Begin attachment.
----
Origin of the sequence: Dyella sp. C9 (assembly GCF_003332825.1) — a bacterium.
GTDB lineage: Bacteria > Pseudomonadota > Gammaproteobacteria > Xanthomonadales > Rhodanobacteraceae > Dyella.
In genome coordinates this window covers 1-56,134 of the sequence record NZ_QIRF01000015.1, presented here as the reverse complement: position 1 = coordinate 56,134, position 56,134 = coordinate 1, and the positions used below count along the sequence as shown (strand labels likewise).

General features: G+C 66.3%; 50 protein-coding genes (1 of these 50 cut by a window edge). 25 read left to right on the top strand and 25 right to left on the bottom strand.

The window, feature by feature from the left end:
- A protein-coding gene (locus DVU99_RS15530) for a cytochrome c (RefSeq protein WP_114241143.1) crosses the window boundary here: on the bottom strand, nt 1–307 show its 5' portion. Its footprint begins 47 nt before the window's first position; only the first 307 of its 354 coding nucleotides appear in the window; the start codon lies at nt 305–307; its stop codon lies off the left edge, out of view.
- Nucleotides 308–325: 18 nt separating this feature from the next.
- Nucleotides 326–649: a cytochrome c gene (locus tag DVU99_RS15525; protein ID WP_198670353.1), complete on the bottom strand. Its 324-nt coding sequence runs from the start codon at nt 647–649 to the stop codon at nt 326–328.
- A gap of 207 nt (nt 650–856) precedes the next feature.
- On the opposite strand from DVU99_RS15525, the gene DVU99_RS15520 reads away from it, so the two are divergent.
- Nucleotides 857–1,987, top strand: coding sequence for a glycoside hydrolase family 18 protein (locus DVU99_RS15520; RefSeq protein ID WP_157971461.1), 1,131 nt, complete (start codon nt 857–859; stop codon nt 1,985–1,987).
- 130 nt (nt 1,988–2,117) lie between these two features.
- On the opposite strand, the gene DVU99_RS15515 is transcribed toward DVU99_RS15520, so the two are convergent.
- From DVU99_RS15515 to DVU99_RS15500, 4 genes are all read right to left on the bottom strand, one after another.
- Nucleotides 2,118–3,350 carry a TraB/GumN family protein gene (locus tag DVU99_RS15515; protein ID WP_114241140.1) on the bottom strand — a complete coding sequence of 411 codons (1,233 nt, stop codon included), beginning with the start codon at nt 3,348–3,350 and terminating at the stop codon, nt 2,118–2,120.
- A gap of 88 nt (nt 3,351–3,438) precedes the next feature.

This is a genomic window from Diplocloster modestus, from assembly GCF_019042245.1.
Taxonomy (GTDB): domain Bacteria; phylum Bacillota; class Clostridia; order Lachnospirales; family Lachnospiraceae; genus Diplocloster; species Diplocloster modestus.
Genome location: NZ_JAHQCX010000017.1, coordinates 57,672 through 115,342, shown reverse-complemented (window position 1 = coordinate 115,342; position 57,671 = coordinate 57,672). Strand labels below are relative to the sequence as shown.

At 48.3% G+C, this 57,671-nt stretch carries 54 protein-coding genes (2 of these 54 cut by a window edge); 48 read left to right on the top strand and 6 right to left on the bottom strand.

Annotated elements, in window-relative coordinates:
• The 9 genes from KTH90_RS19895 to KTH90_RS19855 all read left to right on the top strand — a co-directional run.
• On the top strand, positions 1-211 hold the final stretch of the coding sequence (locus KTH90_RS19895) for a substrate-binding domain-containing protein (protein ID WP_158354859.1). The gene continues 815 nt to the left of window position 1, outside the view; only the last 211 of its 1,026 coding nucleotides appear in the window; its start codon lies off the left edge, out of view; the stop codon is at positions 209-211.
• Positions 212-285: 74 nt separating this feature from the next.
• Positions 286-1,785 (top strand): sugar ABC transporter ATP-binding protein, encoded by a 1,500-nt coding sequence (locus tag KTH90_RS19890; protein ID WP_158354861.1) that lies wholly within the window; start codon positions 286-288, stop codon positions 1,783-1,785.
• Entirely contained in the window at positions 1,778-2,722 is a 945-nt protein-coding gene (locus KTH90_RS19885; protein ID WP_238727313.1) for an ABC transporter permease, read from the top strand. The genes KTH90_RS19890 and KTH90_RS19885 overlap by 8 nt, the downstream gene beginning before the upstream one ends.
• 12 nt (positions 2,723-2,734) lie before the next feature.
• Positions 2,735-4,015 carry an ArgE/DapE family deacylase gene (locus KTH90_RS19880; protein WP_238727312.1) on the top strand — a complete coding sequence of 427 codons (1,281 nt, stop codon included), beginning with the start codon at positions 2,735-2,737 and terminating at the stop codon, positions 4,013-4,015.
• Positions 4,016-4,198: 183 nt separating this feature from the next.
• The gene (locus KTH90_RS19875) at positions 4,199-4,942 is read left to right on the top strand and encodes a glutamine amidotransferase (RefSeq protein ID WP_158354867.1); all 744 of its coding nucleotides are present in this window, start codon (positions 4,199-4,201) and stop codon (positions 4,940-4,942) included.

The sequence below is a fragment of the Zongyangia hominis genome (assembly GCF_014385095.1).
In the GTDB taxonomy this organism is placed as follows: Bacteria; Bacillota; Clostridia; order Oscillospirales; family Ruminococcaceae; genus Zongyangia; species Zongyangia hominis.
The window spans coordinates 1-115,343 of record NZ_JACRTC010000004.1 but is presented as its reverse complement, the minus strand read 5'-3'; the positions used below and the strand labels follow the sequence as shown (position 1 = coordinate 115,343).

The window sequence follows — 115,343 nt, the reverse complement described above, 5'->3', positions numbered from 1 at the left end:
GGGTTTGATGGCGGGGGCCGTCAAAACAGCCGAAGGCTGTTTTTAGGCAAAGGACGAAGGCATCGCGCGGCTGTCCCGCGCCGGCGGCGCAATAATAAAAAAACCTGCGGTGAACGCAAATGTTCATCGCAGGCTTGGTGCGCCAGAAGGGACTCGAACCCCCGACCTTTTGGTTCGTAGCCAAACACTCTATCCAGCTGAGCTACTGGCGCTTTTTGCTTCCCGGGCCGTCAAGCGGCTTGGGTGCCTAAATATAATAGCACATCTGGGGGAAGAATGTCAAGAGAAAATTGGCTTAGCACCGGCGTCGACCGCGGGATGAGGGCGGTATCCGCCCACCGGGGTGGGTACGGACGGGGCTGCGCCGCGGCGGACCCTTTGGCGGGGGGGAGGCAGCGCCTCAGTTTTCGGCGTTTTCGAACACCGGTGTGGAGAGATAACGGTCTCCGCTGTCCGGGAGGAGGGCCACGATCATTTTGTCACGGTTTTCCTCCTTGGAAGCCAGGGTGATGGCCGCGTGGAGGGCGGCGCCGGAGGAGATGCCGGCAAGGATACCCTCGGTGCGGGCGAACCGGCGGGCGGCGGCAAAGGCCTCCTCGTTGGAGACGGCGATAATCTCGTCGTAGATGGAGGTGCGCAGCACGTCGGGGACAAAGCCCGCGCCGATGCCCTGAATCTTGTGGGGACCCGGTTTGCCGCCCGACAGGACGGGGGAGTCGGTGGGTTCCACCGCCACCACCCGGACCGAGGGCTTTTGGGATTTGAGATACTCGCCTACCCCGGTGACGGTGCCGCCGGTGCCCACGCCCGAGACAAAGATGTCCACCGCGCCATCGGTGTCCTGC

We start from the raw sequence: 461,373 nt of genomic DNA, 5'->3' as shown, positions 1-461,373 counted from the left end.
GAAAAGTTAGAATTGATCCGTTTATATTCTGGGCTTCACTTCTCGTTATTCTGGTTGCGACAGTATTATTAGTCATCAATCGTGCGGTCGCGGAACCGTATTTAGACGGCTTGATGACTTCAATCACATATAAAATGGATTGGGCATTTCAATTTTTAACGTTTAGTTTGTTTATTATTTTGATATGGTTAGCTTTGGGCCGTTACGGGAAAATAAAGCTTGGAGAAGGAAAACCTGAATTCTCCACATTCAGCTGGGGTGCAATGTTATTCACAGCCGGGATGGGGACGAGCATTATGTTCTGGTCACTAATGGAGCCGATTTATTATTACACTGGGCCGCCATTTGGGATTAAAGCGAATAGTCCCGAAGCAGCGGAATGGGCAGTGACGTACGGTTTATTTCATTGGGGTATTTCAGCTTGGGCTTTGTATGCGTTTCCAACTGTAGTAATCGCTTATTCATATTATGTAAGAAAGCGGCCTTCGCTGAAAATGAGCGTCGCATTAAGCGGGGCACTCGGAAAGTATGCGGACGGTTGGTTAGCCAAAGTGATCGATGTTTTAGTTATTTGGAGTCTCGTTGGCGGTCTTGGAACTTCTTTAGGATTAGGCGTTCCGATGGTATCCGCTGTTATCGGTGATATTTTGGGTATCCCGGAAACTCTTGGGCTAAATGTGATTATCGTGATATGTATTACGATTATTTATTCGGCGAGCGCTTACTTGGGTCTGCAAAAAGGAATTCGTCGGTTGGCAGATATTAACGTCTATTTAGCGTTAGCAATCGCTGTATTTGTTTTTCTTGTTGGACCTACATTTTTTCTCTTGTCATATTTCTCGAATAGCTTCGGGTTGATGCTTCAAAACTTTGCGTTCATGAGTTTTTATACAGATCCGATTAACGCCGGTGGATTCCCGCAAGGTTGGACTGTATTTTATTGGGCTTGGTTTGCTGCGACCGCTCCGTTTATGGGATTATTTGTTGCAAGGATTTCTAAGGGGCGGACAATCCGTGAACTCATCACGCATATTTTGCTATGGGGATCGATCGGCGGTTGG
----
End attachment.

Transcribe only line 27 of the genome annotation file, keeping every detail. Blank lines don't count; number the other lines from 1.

• 12 nt (positions 2,723-2,734) lie before the next feature.